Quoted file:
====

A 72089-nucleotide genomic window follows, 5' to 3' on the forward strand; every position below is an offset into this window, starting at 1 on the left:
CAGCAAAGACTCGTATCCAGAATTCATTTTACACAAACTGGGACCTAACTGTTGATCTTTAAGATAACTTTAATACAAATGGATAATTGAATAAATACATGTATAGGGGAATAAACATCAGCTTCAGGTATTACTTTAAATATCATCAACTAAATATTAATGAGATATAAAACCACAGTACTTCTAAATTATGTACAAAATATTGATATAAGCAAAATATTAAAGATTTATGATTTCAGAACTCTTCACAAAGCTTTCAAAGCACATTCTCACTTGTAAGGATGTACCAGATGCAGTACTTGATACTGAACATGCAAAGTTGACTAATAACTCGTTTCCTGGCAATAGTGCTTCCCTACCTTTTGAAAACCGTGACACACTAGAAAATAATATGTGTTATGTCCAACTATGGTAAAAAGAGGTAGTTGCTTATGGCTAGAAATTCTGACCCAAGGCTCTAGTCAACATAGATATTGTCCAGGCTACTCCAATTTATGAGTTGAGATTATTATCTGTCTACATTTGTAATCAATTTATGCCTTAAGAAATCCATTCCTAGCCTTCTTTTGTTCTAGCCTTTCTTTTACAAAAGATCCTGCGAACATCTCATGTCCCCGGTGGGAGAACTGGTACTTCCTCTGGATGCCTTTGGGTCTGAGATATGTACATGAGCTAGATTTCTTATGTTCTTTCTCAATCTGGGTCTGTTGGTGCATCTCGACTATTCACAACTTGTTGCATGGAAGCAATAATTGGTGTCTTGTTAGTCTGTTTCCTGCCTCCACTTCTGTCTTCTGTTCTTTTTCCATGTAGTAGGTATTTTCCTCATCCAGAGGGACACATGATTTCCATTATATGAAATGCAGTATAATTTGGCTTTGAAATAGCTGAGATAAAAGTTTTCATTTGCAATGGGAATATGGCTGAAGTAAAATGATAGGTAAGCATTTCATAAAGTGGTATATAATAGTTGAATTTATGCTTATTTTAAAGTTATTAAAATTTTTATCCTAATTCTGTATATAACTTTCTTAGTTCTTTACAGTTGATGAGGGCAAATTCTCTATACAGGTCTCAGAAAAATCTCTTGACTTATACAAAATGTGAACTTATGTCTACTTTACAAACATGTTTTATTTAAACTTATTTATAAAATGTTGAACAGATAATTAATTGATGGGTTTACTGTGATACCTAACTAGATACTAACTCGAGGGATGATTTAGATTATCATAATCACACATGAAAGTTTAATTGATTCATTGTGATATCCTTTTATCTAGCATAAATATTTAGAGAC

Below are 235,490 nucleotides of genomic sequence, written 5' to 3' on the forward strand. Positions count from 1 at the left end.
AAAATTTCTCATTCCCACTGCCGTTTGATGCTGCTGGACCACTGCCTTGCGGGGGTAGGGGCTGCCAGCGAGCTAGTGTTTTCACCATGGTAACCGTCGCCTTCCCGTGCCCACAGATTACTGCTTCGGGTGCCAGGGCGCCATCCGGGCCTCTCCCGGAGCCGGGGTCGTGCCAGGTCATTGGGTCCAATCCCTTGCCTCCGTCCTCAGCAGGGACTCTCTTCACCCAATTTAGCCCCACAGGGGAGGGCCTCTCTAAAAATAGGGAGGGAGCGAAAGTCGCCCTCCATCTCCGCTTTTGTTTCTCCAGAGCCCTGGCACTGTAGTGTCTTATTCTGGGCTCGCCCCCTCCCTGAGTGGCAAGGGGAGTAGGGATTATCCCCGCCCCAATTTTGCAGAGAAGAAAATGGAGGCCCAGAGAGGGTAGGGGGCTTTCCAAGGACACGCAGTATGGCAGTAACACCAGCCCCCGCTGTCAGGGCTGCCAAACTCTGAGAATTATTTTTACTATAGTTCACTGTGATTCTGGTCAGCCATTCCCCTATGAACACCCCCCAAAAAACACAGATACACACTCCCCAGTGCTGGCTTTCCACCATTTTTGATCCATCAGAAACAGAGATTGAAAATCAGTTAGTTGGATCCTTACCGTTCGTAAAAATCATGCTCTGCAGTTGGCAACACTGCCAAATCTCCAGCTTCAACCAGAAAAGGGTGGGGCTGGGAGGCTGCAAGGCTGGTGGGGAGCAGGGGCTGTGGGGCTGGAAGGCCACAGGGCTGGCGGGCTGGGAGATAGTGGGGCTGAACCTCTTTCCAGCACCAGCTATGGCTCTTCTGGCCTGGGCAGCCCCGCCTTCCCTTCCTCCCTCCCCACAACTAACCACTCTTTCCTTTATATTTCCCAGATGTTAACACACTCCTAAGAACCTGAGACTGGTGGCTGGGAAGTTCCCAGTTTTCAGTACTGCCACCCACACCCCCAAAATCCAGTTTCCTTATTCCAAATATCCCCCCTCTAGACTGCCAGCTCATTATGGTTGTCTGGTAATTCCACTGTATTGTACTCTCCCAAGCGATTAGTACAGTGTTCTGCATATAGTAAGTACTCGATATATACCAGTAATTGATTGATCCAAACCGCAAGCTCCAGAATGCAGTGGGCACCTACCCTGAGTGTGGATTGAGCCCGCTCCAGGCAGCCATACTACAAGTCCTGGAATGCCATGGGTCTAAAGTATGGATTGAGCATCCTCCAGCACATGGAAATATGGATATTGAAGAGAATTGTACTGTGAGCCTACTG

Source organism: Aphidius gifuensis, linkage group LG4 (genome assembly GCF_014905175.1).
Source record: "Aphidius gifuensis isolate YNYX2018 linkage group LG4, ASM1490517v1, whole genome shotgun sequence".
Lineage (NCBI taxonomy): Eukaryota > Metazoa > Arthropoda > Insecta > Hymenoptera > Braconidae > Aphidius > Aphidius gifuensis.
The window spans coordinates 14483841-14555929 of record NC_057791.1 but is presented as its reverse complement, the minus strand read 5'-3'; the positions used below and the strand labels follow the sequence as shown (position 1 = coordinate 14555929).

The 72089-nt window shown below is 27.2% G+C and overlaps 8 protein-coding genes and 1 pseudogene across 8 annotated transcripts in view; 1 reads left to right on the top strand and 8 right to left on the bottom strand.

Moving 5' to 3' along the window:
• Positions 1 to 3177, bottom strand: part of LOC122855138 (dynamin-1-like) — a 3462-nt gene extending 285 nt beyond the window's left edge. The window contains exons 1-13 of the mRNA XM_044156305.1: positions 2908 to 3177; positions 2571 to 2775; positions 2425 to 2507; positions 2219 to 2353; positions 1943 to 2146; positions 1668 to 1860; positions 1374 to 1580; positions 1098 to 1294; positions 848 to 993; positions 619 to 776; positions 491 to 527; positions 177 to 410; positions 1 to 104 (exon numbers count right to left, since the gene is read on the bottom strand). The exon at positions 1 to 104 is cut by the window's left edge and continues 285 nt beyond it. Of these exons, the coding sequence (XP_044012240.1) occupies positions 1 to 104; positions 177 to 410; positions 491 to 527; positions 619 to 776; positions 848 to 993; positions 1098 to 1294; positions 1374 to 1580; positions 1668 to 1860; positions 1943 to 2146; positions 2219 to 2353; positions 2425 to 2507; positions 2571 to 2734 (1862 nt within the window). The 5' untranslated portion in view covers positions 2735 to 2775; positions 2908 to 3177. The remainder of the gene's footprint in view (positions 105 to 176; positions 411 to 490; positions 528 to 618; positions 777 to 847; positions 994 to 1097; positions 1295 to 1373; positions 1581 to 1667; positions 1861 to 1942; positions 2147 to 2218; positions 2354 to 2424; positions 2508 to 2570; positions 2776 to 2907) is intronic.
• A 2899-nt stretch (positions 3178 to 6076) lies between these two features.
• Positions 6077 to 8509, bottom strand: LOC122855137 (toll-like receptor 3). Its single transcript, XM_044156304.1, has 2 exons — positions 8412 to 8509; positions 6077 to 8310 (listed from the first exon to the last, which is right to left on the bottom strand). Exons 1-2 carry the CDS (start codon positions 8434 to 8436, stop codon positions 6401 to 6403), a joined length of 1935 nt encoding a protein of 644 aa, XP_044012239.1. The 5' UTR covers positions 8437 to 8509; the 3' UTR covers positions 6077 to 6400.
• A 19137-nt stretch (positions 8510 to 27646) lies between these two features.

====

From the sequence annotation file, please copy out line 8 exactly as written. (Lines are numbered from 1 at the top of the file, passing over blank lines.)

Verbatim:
The window spans coordinates 14483841-14555929 of record NC_057791.1 but is presented as its reverse complement, the minus strand read 5'-3'; the positions used below and the strand labels follow the sequence as shown (position 1 = coordinate 14555929).